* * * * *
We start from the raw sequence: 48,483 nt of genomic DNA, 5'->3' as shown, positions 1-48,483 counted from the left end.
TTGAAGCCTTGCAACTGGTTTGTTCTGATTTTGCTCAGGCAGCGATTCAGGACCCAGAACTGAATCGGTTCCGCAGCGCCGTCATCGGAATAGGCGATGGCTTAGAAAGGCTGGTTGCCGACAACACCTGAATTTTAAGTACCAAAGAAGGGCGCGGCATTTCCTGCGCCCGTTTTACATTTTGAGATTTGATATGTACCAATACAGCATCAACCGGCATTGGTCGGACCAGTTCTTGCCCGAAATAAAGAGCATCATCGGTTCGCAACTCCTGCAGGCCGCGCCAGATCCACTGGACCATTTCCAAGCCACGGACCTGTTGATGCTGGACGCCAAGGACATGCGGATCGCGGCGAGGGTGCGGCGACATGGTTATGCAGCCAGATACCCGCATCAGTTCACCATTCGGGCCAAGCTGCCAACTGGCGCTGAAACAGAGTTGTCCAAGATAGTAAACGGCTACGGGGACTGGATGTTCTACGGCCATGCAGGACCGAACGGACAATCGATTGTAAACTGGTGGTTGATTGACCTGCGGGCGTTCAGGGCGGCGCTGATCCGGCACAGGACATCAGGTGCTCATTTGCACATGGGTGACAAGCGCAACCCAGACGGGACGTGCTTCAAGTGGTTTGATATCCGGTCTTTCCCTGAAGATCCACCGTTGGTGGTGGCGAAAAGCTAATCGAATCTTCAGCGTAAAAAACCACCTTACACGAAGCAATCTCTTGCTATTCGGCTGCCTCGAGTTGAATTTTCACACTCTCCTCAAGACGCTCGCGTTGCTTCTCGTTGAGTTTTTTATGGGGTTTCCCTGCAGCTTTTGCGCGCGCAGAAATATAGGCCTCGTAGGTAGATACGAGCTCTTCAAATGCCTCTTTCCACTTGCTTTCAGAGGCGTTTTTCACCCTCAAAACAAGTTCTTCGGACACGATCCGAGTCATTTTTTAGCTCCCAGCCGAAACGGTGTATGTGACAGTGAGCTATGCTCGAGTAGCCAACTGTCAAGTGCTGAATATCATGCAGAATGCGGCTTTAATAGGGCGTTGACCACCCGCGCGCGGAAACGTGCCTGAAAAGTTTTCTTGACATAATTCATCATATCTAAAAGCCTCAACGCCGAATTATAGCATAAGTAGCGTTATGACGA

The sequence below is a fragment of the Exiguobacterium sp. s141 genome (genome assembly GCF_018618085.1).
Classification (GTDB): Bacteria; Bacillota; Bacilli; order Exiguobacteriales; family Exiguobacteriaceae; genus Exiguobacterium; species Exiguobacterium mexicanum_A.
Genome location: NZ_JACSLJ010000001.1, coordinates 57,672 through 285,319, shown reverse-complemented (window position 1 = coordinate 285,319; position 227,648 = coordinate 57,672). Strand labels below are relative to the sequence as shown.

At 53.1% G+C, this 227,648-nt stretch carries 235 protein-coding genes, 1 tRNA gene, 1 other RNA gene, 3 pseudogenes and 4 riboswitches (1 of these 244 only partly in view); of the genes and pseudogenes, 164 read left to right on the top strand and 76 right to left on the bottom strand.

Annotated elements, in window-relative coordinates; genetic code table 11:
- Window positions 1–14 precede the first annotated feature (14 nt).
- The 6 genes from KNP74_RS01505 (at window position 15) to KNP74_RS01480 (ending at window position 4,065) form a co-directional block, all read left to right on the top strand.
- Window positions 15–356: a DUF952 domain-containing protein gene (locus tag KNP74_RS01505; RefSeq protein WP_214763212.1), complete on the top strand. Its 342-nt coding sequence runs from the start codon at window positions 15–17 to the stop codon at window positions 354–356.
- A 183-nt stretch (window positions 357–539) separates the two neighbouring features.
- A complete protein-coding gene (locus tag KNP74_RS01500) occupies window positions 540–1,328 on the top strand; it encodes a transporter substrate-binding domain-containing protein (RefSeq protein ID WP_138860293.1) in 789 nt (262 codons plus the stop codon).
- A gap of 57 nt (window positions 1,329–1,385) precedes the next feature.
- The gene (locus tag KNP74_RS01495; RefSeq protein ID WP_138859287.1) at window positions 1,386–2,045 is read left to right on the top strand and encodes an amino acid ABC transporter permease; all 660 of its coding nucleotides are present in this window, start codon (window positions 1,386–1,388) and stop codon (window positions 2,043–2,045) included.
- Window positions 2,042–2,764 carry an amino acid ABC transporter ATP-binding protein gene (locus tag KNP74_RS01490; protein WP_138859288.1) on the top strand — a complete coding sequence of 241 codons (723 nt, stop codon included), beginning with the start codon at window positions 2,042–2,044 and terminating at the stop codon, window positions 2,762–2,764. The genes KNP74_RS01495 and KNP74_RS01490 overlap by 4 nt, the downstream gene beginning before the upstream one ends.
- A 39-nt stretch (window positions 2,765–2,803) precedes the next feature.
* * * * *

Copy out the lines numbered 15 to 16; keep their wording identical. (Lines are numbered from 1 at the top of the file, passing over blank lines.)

- Window positions 2,042–2,764 carry an amino acid ABC transporter ATP-binding protein gene (locus tag KNP74_RS01490; protein WP_138859288.1) on the top strand — a complete coding sequence of 241 codons (723 nt, stop codon included), beginning with the start codon at window positions 2,042–2,044 and terminating at the stop codon, window positions 2,762–2,764. The genes KNP74_RS01495 and KNP74_RS01490 overlap by 4 nt, the downstream gene beginning before the upstream one ends.
- A 39-nt stretch (window positions 2,765–2,803) precedes the next feature.